What paper should I read next? Who should I talk to at a conference? Which research
group should get this grant? Researchers and funders alike must make daily judgments
on how to best spend their limited time and money–judgments that are becoming increasingly
difficult as the volume of scholarly communication increases. Not only does the number
of scholarly papers continue to grow, it is joined by new forms of communication from
data publications to microblog posts.
To deal with incoming information, scholars have always relied upon filters. At first
these filters were manually compiled compendia and corpora of the literature. But
by the mid-20th century, filters built on manual indexing began to break under the
weight of booming postwar science production. Garfield  and others pioneered a
solution: automated filters that leveraged scientists own impact judgments, aggregating
citations as “pellets of peer recognition.” .
These citation-based filters have dramatically grown in importance and have become
the tenet of how research impact is measured. But, like manual indexing 60 years ago,
they may today be failing to keep up with the literature’s growing volume, velocity,
and diversity .
Citations are heavily gamed – and are painfully slow to accumulate , and
overlook increasingly important societal and clinical impacts . Most importantly,
they overlook new scholarly forms like datasets, software, and research blogs that
fall outside of the scope of citable research objects. In sum, citations only reflect
formal acknowledgment and thus they provide only a partial picture of the science
system . Scholars may discuss, annotate, recommend, refute, comment, read, and
teach a new finding before it ever appears in the formal citation registry. We need
new mechanisms to create a subtler, higher-resolution picture of the science system.
The Quest for Better Filters
The scientometrics community has not been blind to the limitations of citation measures,
and has collectively proposed methods to gather evidence of broader impacts and provide
more detail about the science system: tracking acknowledgements , patents ,
mentorships , news articles , usage in syllabuses , and many others, separately
and in various combinations . The emergence of the Web, a “nutrient-rich space
for scholars” , has held particular promise for new filters and lenses on scholarly
output. Webometrics researchers have uncovered evidence of informal impact by examining
networks of hyperlinks and mentions on the broader Web –. An important strand
of webometrics has also examined the properties of article download data , ,
The last several years, however, have presented a promising new approach to gathering
fine-grained impact data: tracking large-scale activity around scholarly products
in online tools and environments. These tools and environments include, among others:
social media like Twitter and Facebook
online reference managers like CiteULike, Zotero, and Mendeley
collaborative encyclopedias like Wikipedia
blogs, both scholarly and general-audience
scholarly social networks, like ResearchGate or Academia.edu
conference organization sites like Lanyrd.com
Growing numbers of scholars are using these and similar tools to mediate their interaction
with the literature. In doing so, they are leaving valuable tracks behind them–tracks
with potential to show informal paths of influence with unprecedented speed and resolution.
Many of these tools offer open APIs, supporting large-scale, automated mining of online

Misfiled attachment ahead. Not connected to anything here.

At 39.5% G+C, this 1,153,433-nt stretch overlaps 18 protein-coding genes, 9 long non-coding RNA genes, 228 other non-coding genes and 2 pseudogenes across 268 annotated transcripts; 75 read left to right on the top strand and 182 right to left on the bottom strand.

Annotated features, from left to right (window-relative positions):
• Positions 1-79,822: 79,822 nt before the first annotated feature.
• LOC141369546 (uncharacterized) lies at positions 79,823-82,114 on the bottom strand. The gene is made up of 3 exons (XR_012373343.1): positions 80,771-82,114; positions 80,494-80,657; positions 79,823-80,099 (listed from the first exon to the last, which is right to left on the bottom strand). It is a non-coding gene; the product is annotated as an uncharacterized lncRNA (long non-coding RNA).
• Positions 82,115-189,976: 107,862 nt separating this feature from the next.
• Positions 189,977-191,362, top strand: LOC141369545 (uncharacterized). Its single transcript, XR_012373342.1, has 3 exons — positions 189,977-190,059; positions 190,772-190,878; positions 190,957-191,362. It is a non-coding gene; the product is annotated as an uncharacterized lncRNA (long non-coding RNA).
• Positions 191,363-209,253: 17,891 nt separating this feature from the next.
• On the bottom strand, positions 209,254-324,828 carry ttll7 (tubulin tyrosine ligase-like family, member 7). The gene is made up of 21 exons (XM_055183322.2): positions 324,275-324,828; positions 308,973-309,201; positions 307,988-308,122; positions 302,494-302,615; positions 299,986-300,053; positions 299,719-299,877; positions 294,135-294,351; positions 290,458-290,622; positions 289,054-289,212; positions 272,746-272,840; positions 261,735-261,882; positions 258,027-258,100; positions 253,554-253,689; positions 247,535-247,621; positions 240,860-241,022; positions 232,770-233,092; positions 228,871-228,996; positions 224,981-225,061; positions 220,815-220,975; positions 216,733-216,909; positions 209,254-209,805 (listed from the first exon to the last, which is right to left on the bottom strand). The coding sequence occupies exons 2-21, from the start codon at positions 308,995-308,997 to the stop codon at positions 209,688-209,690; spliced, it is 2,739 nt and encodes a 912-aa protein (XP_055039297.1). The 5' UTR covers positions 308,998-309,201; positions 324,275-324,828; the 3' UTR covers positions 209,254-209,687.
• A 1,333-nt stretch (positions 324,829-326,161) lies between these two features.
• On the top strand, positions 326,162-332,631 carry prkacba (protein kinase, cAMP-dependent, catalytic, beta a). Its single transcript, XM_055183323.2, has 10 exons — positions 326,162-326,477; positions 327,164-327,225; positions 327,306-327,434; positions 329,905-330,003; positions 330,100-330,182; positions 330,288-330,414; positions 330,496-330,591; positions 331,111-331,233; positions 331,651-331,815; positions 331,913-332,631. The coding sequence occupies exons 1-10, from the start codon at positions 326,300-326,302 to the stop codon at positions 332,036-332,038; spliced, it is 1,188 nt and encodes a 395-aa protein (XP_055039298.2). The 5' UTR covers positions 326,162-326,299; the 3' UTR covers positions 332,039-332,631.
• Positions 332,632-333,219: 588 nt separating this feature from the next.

activities and conversations around research objects .
Altmetrics ,  is the study and use of scholarly impact measures based on activity
in online tools and environments. The term has also been used to describe the metrics
themselves–one could propose in plural a “set of new altmetrics.” Altmetrics is in
most cases a subset of both scientometrics and webometrics; it is a subset of the
latter in that it focuses more narrowly on scholarly influence as measured in online
tools and environments, rather than on the Web more generally.
Altmetrics may support finer-grained maps of science, broader and more equitable evaluations,
and improvements to the peer-review system . On the other hand, the use and development
of altmetrics should be pursued with appropriate scientific caution. Altmetrics may
face attempts at manipulation similar to what Google must deal with in web search
ranking. Addressing such manipulation may, in-turn, impact the transparency of altmetrics.
New and complex measures may distort our picture of the science system if not rigorously
assessed and correctly understood. Finally, altmetrics may promote an evaluation system
for scholarship that many argue has become overly focused on metrics.
Scope of this Collection
The goal of this collection is to gather an emerging body of research for the further
study and use of altmetrics. We believe it is greatly needed, as important questions
regarding altmetrics’ prevalence, validity, distribution, and reliability remain incompletely
answered. Importantly, the present collection, which has the virtue of being online
and open access, allows altmetrics researchers to experiment on themselves.
The collection’s scope includes:
Statistical analysis of altmetrics data sources, and comparisons to established sources
Metric validation, and identification of biases in measurements
Validation of models of scientific discovery/recommendation based on altmetrics
Qualitative research describing the scholarly use of online tools and environments
Empirically-supported theory guiding altmetrics’ use
Other research relating to scholarly impact in online tools and environments.
The current collection includes articles that address many of these areas. It will
publish new research on an ongoing basis, and we hope to see additional contributions
appear in the coming months. We look forward to building a foundation of early research
to support this new field.